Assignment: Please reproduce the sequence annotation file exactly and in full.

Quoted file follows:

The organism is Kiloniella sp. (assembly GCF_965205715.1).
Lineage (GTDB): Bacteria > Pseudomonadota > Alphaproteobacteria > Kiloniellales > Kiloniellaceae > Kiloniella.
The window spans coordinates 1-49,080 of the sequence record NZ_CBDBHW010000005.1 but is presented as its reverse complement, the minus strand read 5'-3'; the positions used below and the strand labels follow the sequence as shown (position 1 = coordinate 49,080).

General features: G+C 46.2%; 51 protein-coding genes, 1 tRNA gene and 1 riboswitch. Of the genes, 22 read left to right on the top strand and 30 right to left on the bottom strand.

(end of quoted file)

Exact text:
The organism is Kiloniella sp. (assembly GCF_965205715.1).
Lineage (GTDB): Bacteria > Pseudomonadota > Alphaproteobacteria > Kiloniellales > Kiloniellaceae > Kiloniella.
The window spans coordinates 1-49,080 of the sequence record NZ_CBDBHW010000005.1 but is presented as its reverse complement, the minus strand read 5'-3'; the positions used below and the strand labels follow the sequence as shown (position 1 = coordinate 49,080).

General features: G+C 46.2%; 51 protein-coding genes, 1 tRNA gene and 1 riboswitch. Of the genes, 22 read left to right on the top strand and 30 right to left on the bottom strand.